Swear boxes and abstinence rings

January 27, 2010 at 11:50 am 3 comments

By John Craig

Sometimes, it’s easier to do the right thing by other people than it is our future selves.  Parents will neglect their own health and happiness to provide for their children, far beyond the point of diminishing returns.  The other day, I blogged about Peter Mandelson’s comment that the Labour Party should focus a little less on the ‘politics of distribution’ and a little more on the ‘politics of production’.  I said that in public services the reverse might be true, because too often equality concerns frustrate efforts to improve everyone’s well-being.  But there is a second problem with too great a focus on distribution – it focuses attention on distributive justice between individuals, to the exclusion of efforts simply to help everyone get on in life.  Part of the drive to create Radical Efficiency should focus on services’ ability to work with the grain of people’s will power and help them to lead more responsible, generous lives.

As we know, the Government agonised over the smoking ban.  They eventually introduced it because of concerns about passive smoking – the unfair effects of one person’s smoking on another.  Here, they implicitly invoke John Stuart Mill’s ‘harm principle’: “the sole end for which mankind are warranted, individually or collectively, in interfering with the liberty of action of any of their number, is self-protection”.

However, if the Government understand the success of the smoking ban in terms of passive smoking, they misunderstand its success and what it means for the future.  Passive smoking doesn’t explain why the ban has been relatively popular with smokers, as it has been in many other countries.  To understand that, you have to look at the effect of the smoking ban not between lives but within them.  Like a knotted handkerchief or a gastric band, the smoking ban has worked with the grain of smokers’ will power and helped them to quit. 

The person who can best help us to understand this is not J.S. Mill but Avner Offer, who wrote the Challenge of Affluence about the decline of what he called ‘commitment technologies’.  Abstinence rings, diet clubs and swear boxes can be important in supporting people’s will power to behave in certain ways, but many of these community and civil society institutions are declining.  For me, the smoking ban is popular because it is a commitment technology – not because it protects people from each other but because it helps people to do the right thing by their future selves.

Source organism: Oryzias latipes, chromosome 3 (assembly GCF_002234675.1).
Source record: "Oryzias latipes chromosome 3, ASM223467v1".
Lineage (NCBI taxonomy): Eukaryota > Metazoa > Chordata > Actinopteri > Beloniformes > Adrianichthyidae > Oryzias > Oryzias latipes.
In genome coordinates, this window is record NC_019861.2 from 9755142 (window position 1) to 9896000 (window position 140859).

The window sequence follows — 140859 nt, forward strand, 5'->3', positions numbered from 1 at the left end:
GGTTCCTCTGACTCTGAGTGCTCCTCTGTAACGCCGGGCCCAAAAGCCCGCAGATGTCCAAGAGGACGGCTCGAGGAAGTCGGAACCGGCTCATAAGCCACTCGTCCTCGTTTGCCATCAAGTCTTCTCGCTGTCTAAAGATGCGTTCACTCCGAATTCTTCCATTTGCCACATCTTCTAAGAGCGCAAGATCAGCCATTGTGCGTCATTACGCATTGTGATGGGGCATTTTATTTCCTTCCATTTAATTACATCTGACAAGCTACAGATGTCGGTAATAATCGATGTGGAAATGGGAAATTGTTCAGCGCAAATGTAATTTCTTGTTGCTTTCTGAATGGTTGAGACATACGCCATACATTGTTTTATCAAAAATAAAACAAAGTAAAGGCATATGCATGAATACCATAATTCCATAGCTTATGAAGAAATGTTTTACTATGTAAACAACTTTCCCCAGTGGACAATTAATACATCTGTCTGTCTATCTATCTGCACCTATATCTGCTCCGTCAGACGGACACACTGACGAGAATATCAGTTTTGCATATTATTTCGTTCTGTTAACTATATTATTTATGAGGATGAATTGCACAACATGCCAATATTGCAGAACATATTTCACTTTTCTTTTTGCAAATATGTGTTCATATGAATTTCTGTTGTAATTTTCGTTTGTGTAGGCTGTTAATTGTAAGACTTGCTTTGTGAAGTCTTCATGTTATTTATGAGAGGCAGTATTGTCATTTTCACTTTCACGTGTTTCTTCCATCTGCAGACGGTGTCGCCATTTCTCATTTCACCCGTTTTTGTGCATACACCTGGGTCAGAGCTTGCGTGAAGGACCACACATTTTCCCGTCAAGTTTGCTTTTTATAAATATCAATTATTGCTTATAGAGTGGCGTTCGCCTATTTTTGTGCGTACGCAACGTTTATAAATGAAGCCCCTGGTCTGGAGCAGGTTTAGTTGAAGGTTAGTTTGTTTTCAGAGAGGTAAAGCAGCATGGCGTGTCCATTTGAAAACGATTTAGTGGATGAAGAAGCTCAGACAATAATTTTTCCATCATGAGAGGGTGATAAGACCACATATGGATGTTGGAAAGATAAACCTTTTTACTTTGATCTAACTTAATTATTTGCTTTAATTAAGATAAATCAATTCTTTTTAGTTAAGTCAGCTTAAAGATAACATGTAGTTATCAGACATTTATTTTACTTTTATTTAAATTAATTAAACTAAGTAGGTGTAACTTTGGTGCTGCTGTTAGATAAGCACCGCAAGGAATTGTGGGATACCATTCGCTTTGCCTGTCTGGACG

An interest in the state’s role in helping to create ‘commitment technologies’ positions it not as a passive, impartial distributor of justice but, in Mark Moore’s phraise, as an ‘explorer in the public interest’, working with people to improve their lives.  From a fat tax to parenting classes, great policy solutions are ignored for too long for reasons of liberty.  But, like a swear box, we might all choose them to help our society flourish.  Public services should pay more attention to people’s will power – and to those things they desperately want, but struggle to achieve – and think harder about how they can help.


Entry filed under: Innovation Policy, Public Services, Radical Efficiency. Tags: , , , .

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3 Comments Add your own

  • 1. alecpatton  |  January 28, 2010 at 10:40 am

    This is fairly Nudge-esque, isn’t it? (Speaking as someone who’s never actually read Cass Sustein)

  • 2. John Craig  |  January 28, 2010 at 7:09 pm

    Only in the sense that it relates to behaviour. Cass and sunstein focus on tthe way tweaks to the way existing choices are framed – choice architecture – can change behaviour by influencing people in ways they are barely aware of. This is about legislating to actually change the choices peoPle face in ways that explicitly help them to stick to commitments they have made.
    To steal an article title, it’s a case of “nudge, nudge; think, think”. Nudgers wld encourage saving by putting smiley faces on bank statements and dramatising the effects of not saving. Thinkers might invest in local credit unions to foster the practice of saving.

  • 3. John Craig  |  January 29, 2010 at 10:37 am

    Turns out, my previous comment somewhat mis-characterises the nudge nudge, think think article, which contrasts nudge with deliberative democracy as an approach to behaviour change.


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